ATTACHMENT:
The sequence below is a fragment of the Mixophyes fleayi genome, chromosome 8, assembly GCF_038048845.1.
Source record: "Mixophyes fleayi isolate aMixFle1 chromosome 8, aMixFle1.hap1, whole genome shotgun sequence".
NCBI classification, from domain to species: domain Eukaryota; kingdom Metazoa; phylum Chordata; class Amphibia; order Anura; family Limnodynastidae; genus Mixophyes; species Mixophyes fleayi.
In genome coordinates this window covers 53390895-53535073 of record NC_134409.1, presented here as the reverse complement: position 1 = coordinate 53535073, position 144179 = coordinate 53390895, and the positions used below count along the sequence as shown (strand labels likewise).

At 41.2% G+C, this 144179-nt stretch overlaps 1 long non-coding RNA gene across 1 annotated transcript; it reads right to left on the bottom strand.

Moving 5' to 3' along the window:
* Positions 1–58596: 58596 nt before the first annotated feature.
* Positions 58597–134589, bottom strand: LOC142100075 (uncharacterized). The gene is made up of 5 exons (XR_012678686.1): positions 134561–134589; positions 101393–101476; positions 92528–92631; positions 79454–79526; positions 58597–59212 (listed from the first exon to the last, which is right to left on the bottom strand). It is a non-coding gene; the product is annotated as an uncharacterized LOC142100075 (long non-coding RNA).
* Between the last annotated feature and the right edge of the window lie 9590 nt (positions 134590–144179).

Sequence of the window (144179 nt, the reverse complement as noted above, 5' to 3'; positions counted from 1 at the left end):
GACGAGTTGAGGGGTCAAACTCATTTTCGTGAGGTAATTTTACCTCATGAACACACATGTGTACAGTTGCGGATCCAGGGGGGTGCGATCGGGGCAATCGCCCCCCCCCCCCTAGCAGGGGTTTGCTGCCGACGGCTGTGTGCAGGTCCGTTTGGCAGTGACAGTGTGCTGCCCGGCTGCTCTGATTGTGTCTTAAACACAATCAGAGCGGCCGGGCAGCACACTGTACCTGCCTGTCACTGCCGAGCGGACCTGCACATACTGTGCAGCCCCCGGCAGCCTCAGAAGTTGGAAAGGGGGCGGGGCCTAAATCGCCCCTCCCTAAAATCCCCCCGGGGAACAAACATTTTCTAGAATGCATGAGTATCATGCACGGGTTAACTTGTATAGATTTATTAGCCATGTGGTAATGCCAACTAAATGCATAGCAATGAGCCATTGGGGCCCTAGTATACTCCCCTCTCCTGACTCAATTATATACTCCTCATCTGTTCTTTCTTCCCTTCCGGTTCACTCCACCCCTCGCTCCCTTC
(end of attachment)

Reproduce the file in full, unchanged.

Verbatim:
The sequence below is a fragment of the Mixophyes fleayi genome, chromosome 8, assembly GCF_038048845.1.
Source record: "Mixophyes fleayi isolate aMixFle1 chromosome 8, aMixFle1.hap1, whole genome shotgun sequence".
NCBI classification, from domain to species: domain Eukaryota; kingdom Metazoa; phylum Chordata; class Amphibia; order Anura; family Limnodynastidae; genus Mixophyes; species Mixophyes fleayi.
In genome coordinates this window covers 53390895-53535073 of record NC_134409.1, presented here as the reverse complement: position 1 = coordinate 53535073, position 144179 = coordinate 53390895, and the positions used below count along the sequence as shown (strand labels likewise).

At 41.2% G+C, this 144179-nt stretch overlaps 1 long non-coding RNA gene across 1 annotated transcript; it reads right to left on the bottom strand.

Moving 5' to 3' along the window:
* Positions 1–58596: 58596 nt before the first annotated feature.
* Positions 58597–134589, bottom strand: LOC142100075 (uncharacterized). The gene is made up of 5 exons (XR_012678686.1): positions 134561–134589; positions 101393–101476; positions 92528–92631; positions 79454–79526; positions 58597–59212 (listed from the first exon to the last, which is right to left on the bottom strand). It is a non-coding gene; the product is annotated as an uncharacterized LOC142100075 (long non-coding RNA).
* Between the last annotated feature and the right edge of the window lie 9590 nt (positions 134590–144179).

Sequence of the window (144179 nt, the reverse complement as noted above, 5' to 3'; positions counted from 1 at the left end):
GACGAGTTGAGGGGTCAAACTCATTTTCGTGAGGTAATTTTACCTCATGAACACACATGTGTACAGTTGCGGATCCAGGGGGGTGCGATCGGGGCAATCGCCCCCCCCCCCCTAGCAGGGGTTTGCTGCCGACGGCTGTGTGCAGGTCCGTTTGGCAGTGACAGTGTGCTGCCCGGCTGCTCTGATTGTGTCTTAAACACAATCAGAGCGGCCGGGCAGCACACTGTACCTGCCTGTCACTGCCGAGCGGACCTGCACATACTGTGCAGCCCCCGGCAGCCTCAGAAGTTGGAAAGGGGGCGGGGCCTAAATCGCCCCTCCCTAAAATCCCCCCGGGGAACAAACATTTTCTAGAATGCATGAGTATCATGCACGGGTTAACTTGTATAGATTTATTAGCCATGTGGTAATGCCAACTAAATGCATAGCAATGAGCCATTGGGGCCCTAGTATACTCCCCTCTCCTGACTCAATTATATACTCCTCATCTGTTCTTTCTTCCCTTCCGGTTCACTCCACCCCTCGCTCCCTTC